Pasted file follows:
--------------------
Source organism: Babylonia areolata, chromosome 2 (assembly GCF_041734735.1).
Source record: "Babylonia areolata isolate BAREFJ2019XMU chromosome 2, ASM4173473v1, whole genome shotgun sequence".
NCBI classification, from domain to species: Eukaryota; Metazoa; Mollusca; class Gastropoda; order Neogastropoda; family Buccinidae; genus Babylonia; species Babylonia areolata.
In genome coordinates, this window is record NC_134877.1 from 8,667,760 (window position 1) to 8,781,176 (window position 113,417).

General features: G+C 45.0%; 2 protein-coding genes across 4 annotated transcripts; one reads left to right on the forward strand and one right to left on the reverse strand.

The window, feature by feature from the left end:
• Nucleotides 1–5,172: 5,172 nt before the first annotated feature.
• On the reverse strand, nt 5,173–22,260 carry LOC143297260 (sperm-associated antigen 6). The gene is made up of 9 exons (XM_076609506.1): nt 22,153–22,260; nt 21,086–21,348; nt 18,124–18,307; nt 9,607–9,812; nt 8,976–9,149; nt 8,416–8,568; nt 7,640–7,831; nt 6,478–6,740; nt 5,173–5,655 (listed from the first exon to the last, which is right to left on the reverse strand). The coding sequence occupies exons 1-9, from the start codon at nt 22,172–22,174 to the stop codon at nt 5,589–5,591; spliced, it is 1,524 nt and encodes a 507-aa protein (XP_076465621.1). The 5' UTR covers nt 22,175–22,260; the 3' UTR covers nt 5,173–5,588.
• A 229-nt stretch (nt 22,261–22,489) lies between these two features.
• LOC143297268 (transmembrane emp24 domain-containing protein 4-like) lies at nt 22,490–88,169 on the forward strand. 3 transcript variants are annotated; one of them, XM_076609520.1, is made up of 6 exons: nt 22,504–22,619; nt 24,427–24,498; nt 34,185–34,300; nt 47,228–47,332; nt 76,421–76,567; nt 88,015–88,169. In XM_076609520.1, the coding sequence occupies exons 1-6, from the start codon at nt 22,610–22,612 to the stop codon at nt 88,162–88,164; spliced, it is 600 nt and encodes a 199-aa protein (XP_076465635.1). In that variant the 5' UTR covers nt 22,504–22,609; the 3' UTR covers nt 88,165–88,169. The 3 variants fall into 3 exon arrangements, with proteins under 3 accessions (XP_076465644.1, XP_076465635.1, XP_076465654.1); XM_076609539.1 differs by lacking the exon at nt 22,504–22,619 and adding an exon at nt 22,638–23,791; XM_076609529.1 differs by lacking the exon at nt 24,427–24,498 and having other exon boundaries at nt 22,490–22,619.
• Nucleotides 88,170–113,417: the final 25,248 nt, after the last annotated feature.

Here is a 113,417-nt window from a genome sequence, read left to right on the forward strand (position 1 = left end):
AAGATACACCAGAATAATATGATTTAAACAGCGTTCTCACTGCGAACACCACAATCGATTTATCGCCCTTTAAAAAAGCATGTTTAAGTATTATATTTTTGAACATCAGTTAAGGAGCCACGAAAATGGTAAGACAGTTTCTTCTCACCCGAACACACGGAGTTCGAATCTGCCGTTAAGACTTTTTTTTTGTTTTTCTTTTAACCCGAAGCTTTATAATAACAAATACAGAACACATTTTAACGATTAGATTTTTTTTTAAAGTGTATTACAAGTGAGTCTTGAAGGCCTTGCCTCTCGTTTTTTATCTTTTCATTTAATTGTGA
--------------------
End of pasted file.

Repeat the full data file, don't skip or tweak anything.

Source organism: Babylonia areolata, chromosome 2 (assembly GCF_041734735.1).
Source record: "Babylonia areolata isolate BAREFJ2019XMU chromosome 2, ASM4173473v1, whole genome shotgun sequence".
NCBI classification, from domain to species: Eukaryota; Metazoa; Mollusca; class Gastropoda; order Neogastropoda; family Buccinidae; genus Babylonia; species Babylonia areolata.
In genome coordinates, this window is record NC_134877.1 from 8,667,760 (window position 1) to 8,781,176 (window position 113,417).

General features: G+C 45.0%; 2 protein-coding genes across 4 annotated transcripts; one reads left to right on the forward strand and one right to left on the reverse strand.

The window, feature by feature from the left end:
• Nucleotides 1–5,172: 5,172 nt before the first annotated feature.
• On the reverse strand, nt 5,173–22,260 carry LOC143297260 (sperm-associated antigen 6). The gene is made up of 9 exons (XM_076609506.1): nt 22,153–22,260; nt 21,086–21,348; nt 18,124–18,307; nt 9,607–9,812; nt 8,976–9,149; nt 8,416–8,568; nt 7,640–7,831; nt 6,478–6,740; nt 5,173–5,655 (listed from the first exon to the last, which is right to left on the reverse strand). The coding sequence occupies exons 1-9, from the start codon at nt 22,172–22,174 to the stop codon at nt 5,589–5,591; spliced, it is 1,524 nt and encodes a 507-aa protein (XP_076465621.1). The 5' UTR covers nt 22,175–22,260; the 3' UTR covers nt 5,173–5,588.
• A 229-nt stretch (nt 22,261–22,489) lies between these two features.
• LOC143297268 (transmembrane emp24 domain-containing protein 4-like) lies at nt 22,490–88,169 on the forward strand. 3 transcript variants are annotated; one of them, XM_076609520.1, is made up of 6 exons: nt 22,504–22,619; nt 24,427–24,498; nt 34,185–34,300; nt 47,228–47,332; nt 76,421–76,567; nt 88,015–88,169. In XM_076609520.1, the coding sequence occupies exons 1-6, from the start codon at nt 22,610–22,612 to the stop codon at nt 88,162–88,164; spliced, it is 600 nt and encodes a 199-aa protein (XP_076465635.1). In that variant the 5' UTR covers nt 22,504–22,609; the 3' UTR covers nt 88,165–88,169. The 3 variants fall into 3 exon arrangements, with proteins under 3 accessions (XP_076465644.1, XP_076465635.1, XP_076465654.1); XM_076609539.1 differs by lacking the exon at nt 22,504–22,619 and adding an exon at nt 22,638–23,791; XM_076609529.1 differs by lacking the exon at nt 24,427–24,498 and having other exon boundaries at nt 22,490–22,619.
• Nucleotides 88,170–113,417: the final 25,248 nt, after the last annotated feature.

Here is a 113,417-nt window from a genome sequence, read left to right on the forward strand (position 1 = left end):
AAGATACACCAGAATAATATGATTTAAACAGCGTTCTCACTGCGAACACCACAATCGATTTATCGCCCTTTAAAAAAGCATGTTTAAGTATTATATTTTTGAACATCAGTTAAGGAGCCACGAAAATGGTAAGACAGTTTCTTCTCACCCGAACACACGGAGTTCGAATCTGCCGTTAAGACTTTTTTTTTGTTTTTCTTTTAACCCGAAGCTTTATAATAACAAATACAGAACACATTTTAACGATTAGATTTTTTTTTAAAGTGTATTACAAGTGAGTCTTGAAGGCCTTGCCTCTCGTTTTTTATCTTTTCATTTAATTGTGA